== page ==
Wednesday, December 30, 2015

William Butter Yeats was influenced by a poem by Blind Raftery to buy and restore Thoor Ballylee

Antoine Ó Raifteirí (perhaps better known as Blind Raftery) is an ancestor of mine, and a rather famous poet (1779–1835). He was blind as a result of having smallpox as a child. Consequently he did not write his poems or songs but committed them to memory. Moreover, he composed in Irish and there was no interest in publishing the work of an Irish minstral in Irish during his lifetime. Fortunately, others did capture his songs and poems on paper (at least some times) and some survived in the memories of other for decades. during the revival of Irish culture that took place a century after he lived, Douglas Hyde (Songs Ascribed to Raftery), Lady Gregory (Lady Gregory: Selected Writings)  and William Butler Yeats hunted through the west of Ireland, discovering Raftery's songs and poems.
Thoor Ballylee

While Yeats is probably the more famous in the USA today, having won the Nobel Prize for Literature, Douglas Hyde was the first President of the Irish Free State. Lady Gregory was I suppose much more famous in her time than she is now, having published a number of books bringing the history of the Irish people to the attention of the Irish themselves. Yeats and Lady Gregory formed a long lasting literary partnership and friendship. Indeed, he bought a property, Thoor Ballylee (#4 on the map), just northeast of the town of Gort.  Lady Gregory's home Coole Park is even closer to Gort, on the lake and just north west of Gort (#2 on the map) -- one could walk between the two. Clearly, proximity to his friend and colleague was important in the choice of location for Yeats' home in his later years  Yet Lady Gregory had established Coole Park as a center for the intellectual elite and that too might have been important.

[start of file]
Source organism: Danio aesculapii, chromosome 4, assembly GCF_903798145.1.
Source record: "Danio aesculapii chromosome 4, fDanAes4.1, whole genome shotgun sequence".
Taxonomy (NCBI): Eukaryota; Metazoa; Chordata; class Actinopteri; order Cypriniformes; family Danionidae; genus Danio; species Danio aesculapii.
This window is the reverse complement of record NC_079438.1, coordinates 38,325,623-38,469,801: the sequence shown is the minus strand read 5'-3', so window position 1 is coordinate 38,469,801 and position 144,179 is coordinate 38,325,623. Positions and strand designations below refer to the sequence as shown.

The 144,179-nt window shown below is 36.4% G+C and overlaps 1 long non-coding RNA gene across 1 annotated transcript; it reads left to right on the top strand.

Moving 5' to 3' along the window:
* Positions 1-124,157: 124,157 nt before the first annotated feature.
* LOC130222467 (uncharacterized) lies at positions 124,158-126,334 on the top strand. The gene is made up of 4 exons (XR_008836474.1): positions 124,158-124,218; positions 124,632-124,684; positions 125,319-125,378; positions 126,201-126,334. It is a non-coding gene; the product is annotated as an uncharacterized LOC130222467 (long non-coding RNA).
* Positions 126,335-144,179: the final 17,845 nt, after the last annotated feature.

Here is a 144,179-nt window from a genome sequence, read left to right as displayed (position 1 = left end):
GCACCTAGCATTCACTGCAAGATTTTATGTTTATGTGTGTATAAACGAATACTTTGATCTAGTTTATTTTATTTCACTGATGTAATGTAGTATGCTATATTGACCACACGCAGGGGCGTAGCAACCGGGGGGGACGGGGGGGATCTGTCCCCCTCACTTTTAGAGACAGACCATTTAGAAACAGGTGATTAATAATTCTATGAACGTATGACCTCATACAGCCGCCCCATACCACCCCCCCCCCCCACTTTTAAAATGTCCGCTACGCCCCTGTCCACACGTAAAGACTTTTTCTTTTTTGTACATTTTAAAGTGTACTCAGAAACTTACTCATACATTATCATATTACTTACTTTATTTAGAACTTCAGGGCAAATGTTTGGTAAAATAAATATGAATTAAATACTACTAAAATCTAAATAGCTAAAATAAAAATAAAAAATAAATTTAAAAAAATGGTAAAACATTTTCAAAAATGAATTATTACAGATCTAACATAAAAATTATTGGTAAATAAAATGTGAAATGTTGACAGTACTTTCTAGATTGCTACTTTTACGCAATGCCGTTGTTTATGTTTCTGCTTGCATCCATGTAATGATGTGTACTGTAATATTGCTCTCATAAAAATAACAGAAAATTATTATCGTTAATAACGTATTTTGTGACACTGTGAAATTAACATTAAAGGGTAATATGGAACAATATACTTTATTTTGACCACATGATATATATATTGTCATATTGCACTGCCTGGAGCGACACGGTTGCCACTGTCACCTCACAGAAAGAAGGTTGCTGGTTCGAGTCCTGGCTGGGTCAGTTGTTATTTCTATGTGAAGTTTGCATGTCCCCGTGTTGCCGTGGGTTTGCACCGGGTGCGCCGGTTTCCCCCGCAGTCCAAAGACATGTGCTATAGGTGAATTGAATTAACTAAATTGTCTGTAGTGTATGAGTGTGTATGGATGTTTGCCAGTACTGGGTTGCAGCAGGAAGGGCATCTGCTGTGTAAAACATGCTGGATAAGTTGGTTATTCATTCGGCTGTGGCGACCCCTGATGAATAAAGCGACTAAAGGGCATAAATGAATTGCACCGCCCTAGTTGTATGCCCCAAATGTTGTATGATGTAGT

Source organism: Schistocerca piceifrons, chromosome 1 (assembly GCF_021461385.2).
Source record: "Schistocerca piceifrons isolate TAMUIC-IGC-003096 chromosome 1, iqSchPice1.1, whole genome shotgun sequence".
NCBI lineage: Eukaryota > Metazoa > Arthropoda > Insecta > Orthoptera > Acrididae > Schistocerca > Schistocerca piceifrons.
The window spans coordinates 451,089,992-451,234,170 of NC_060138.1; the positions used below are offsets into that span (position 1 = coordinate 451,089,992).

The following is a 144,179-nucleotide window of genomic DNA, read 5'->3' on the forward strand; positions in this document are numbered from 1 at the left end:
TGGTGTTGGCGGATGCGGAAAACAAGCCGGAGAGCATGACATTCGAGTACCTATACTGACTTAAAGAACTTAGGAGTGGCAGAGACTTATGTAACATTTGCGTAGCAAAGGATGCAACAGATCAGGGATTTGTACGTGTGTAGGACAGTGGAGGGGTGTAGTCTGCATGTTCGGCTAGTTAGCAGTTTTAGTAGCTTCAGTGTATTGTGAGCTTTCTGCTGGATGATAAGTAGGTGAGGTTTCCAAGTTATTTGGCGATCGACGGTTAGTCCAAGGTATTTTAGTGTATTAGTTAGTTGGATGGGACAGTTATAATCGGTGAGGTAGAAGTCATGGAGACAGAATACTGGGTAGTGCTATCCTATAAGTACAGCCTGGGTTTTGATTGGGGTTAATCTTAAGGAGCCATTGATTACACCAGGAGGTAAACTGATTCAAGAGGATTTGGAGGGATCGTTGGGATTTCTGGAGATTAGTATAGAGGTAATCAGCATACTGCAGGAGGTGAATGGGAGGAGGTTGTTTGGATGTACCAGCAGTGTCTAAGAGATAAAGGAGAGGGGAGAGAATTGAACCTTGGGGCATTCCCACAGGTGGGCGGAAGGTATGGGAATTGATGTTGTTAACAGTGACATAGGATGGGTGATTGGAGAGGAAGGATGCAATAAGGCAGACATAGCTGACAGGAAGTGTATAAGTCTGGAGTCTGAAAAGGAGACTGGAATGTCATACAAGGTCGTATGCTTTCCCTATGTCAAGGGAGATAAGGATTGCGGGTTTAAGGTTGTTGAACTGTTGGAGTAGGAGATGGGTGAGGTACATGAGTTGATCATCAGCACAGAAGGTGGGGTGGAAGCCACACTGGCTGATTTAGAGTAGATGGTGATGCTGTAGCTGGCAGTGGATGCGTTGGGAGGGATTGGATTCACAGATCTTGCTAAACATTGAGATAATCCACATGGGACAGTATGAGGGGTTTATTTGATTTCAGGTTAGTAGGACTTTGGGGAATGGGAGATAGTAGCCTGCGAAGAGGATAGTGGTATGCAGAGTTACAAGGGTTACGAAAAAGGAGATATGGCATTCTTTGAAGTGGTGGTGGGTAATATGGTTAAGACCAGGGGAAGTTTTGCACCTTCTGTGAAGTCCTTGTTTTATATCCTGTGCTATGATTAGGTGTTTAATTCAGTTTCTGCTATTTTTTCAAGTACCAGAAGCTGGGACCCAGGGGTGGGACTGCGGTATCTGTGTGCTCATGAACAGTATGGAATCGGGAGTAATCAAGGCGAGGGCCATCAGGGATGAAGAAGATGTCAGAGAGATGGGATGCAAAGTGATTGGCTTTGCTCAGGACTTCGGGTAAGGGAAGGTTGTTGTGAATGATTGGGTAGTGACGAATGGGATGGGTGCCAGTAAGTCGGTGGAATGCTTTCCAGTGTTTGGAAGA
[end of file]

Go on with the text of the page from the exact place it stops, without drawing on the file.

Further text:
Lady Augusta Gregory

Under Gregory’s watchful eye Coole House had become a centre for literary and political gatherings, welcoming a great number of notable figures of the day, including William Butler Yeats, his brother the painter Jack Yeats, George Bernard Shaw, John Millington Synge, George Russell (A.E.), and the first President of Ireland, Douglas Hyde. Together with Edward Martyn, who lived down the road at Tulira Castle, Yeats and Gregory founded the Irish Literary Theatre, soon to become the Abbey Theatre. Yeats described the tower and surrounding landscape in his book The Celtic Twilight (1893), which featured local stories about the area and a poem by Antoine O Raifteiri (known to Yeats as Raftery, the poem translated by Lady Gregory) concerning his love for a local beauty named Mary Hynes.
Source: The Lady Gregory Yeats Heritage Trail

Phoroggaph of William Butler Yeats
 by Alice Broughton. Platinum print.
It also seems that the link of Blind Raftery, Mary Hynes and Thoor Ballylee may have been important in Yeats' choice of a home he would buy: from 1921 to 1929, Yeats with his family spent many summers there.

In his poem Coole Park And Ballylee, 1931 he wrote:
Under my window-ledge the waters race,
Otters below and moor-hens on the top,
Run for a mile undimmed in Heaven's face
Then darkening through 'dark' Raftery's 'cellar' drop,
Run underground, rise in a rocky place